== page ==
11. FIN FANG FOOM
One of the more notable Marvel monsters created by Stan Lee and Jack Kirby has to be Fin Fang Foom. First introduced in Strange Tales #89 from 1961, Fin Fang Foom actually predates Marvel Comics’ superheroes by several years. It wasn’t until later that he was introduced into the company’s mainstream continuity. He’s also a dragon monster that wears pants.
He was visually based on the traditional depiction of a Chinese dragon, and Lee named him based on a play called Chu Chin Chow about a Chinese merchant, which he saw when he was a child. Despite dedication to Chinese imagery, Fin Fang Foom is actually a member of an alien race who once came to Earth in order to conquer it.
We remember Jack Kirby as the creator of iconic superheroes like the Fantastic Four, Thor, Iron Man, and Captain America, but for a long time, the King of Comics was known for his monsters. Every month, readers would look forward to the new bizarre creation that would go up against the hero of the book. Perhaps one of the weirder Kirby monsters is the being known as Dragon Man.
Dragon Man is a dragon-like humanoid android who was built by a scientist and somehow animated by the supervillain Diablo’s alchemical potion. Introduced in Fantastic Four #35 from 1965, Dragon Man was a mindless tool for evildoers to use until the Forever Foundation turned him into a genius.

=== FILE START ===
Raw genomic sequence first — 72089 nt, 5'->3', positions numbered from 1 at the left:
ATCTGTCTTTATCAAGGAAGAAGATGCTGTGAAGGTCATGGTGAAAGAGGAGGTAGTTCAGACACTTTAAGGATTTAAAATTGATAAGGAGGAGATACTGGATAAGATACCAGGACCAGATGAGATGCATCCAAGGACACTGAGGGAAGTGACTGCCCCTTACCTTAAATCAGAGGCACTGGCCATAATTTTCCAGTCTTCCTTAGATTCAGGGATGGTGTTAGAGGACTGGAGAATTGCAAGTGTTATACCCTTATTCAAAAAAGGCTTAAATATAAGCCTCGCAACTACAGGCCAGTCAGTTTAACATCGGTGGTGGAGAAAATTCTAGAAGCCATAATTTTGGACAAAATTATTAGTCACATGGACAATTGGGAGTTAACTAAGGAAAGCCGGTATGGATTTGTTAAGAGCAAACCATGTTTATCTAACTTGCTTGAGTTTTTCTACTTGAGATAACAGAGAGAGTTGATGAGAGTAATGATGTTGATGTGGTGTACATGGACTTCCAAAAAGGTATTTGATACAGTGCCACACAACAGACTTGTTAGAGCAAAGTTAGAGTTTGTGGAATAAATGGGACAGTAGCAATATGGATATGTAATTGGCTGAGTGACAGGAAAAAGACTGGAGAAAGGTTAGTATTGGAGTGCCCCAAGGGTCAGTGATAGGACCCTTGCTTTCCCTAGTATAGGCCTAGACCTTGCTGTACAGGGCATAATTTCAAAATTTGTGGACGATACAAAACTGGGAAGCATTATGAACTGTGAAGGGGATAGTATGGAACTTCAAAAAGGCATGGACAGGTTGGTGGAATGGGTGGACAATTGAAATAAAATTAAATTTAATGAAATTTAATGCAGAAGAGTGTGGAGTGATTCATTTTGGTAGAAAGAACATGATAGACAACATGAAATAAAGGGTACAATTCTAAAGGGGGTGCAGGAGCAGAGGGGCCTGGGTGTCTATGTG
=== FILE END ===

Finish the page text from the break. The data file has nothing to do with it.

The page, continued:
9. AWESOME ANDROID
Another weird Kirby monster is the Awesome Android, who is a 15-foot-tall artificial being with what looks like a brick for a head. The creature debuted in Fantastic Four #15 from 1963 as the creation of the Mad Thinker, who unleashed his monster against the combined abilities of the Fantastic Four. It was shown to be able to take on the powers of its opponent, which it has used again and again as a serious powerhouse.
The Awesome Android was seemingly created by Jack Kirby and Stan Lee to be as weird as possible. The Mad Thinker engineered it by combining the DNA of an ape with Reed Richards’ own patented unstable molecules and added it to a super strong body with a built-in computer and solar-power energy. It’s all a long-winded way of saying “look at this new creation; isn’t it weird?”